To better understand Andean flamingos and how to protect them, Indiana University researcher Alex Jahn, a research scientist in the Department of Biology and former research fellow with the Environmental Resilience Institute, is tracking the birds to find out where they go and why.
This summer, Richmond and Carmel became the latest Indiana municipalities to lay out a coordinated vision for how community leaders plan to reduce local greenhouse gas emissions and protect residents and businesses from climate change impacts, such as extreme heat and precipitation. Since 2019, both communities have been involved with ERI’s Resilience Cohort, which provides guidance and support for Indiana city, town, and county governments to measure and reduce local greenhouse gas emissions and implement climate resilience strategies.
When a team of IU researchers noticed that observational data collected from weather stations along the coast of California showed cooling trends over the late 20th century, they suspected something was wrong with the data. The ensuing investigation led to findings that can help inform future climate modeling efforts relevant to regions, states, and cities.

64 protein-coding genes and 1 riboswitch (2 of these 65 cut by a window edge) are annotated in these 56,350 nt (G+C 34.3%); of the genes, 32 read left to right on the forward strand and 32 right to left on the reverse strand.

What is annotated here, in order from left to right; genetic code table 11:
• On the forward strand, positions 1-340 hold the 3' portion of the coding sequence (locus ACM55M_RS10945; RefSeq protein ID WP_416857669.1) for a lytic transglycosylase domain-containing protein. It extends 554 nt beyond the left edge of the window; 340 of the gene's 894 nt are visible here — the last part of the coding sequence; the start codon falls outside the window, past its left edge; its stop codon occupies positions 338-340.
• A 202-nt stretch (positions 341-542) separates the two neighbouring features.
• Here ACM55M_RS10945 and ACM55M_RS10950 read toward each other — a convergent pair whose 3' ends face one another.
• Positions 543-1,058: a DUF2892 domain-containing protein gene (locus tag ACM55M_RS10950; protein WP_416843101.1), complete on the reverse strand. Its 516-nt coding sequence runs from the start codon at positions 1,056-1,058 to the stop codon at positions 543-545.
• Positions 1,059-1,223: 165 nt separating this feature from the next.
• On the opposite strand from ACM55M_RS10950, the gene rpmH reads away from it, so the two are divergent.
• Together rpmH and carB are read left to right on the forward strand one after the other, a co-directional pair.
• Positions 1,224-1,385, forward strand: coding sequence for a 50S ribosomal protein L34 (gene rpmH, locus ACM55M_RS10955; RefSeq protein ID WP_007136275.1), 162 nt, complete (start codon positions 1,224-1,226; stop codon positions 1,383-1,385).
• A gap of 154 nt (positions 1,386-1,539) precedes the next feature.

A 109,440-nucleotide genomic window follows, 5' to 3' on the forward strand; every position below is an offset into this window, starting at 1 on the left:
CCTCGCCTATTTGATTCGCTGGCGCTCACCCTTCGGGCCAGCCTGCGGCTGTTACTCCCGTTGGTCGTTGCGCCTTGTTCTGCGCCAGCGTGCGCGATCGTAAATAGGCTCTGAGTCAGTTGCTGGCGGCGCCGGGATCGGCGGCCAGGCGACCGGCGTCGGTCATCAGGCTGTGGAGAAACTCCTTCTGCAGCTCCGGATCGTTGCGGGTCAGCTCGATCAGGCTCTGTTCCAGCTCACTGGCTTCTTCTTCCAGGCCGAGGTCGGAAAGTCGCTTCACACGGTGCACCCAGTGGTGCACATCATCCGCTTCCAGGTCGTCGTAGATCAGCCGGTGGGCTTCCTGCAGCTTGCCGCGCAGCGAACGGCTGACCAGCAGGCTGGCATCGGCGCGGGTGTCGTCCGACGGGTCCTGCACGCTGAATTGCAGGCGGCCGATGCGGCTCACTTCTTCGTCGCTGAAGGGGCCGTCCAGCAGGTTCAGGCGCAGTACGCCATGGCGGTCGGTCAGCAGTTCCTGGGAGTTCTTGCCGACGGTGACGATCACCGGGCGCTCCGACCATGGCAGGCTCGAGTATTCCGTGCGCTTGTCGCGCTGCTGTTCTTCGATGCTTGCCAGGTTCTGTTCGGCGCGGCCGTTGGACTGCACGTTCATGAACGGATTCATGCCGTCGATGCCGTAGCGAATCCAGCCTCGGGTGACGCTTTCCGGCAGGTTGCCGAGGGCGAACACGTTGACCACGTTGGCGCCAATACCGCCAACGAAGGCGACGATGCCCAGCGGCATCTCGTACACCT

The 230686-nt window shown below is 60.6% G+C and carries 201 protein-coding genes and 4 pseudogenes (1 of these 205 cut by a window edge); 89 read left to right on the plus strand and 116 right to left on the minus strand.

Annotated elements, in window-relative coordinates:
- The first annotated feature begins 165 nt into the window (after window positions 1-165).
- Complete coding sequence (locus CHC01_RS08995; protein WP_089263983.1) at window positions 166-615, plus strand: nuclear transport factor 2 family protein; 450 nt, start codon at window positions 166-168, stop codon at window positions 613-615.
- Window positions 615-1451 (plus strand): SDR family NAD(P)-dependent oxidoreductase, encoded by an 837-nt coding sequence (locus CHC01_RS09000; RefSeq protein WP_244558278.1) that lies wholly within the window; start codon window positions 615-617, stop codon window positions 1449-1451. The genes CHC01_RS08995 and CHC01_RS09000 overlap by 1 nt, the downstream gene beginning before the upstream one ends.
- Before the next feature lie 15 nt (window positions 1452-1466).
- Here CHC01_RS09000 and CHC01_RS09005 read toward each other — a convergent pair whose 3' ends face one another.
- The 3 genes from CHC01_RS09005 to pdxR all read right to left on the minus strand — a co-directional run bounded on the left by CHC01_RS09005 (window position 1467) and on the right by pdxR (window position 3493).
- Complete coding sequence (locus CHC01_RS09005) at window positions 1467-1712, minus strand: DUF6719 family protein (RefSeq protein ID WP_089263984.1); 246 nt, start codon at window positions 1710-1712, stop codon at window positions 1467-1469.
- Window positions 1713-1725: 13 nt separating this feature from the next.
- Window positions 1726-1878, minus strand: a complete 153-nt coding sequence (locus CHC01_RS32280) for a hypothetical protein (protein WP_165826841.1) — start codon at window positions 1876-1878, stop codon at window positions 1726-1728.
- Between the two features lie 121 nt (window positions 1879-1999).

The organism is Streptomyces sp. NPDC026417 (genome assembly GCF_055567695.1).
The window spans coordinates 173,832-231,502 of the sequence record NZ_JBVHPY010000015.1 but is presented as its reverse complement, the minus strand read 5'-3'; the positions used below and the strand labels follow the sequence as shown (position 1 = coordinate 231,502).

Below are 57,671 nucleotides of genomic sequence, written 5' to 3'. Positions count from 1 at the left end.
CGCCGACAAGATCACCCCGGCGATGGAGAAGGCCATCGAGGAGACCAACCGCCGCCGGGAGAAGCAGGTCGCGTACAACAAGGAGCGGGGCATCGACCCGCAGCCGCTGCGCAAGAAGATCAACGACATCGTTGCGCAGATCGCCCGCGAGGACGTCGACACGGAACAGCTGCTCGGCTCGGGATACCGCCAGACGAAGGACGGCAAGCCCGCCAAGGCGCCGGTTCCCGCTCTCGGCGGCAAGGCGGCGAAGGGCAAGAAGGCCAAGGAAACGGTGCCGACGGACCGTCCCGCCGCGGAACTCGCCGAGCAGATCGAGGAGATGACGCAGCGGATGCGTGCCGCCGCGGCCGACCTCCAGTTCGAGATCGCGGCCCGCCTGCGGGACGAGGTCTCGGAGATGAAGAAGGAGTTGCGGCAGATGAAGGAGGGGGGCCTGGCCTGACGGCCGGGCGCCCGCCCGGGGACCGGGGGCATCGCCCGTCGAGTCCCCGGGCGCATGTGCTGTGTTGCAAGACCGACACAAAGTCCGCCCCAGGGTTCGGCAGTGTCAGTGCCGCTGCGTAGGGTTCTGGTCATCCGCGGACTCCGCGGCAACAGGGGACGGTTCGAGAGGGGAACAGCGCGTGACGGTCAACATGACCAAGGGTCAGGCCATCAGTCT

A grant from the Herbert Simon Family Foundation is helping to create professional opportunities for Indiana University students interested in climate and sustainability and bolstering efforts in central Indiana to counter climate change impacts, such as extreme precipitation and heat.
As extreme precipitation becomes more common in the Midwest and across the country due to climate change, Indiana University researchers are co-leading a project to better understand and predict weather phenomena that contribute to heavy rainfall, which can cause costly and life-threatening flash flooding.
After a summer of climate action, McKinney Climate Fellows returned to their respective Indiana University campuses this fall for the start of the academic year. They bring with them new knowledge, technical skills, and an expanded perspective on career opportunities in climate and the environment.
A new paper co-authored by Indiana University professor Ben Kravitz continues the process of bringing geoengineering research from the lab into policy circles, describing the results of several geoengineering scenarios simulated on high-performance computers that fit possible timelines for potential widescale deployment.
During the week of Aug. 5, 16 international fellows are convening to share knowledge about climate action and leadership in collaboration with Indiana University researchers and staff on the IU Bloomington and Indiana University-Purdue University Indianapolis campuses. The Distinguished Humphrey Fellowship is part of the Hubert H. Humphrey Fellowship Program, a Fulbright exchange, that provides accomplished professionals from countries with emerging economies with international enrichment opportunities in leadership and public service.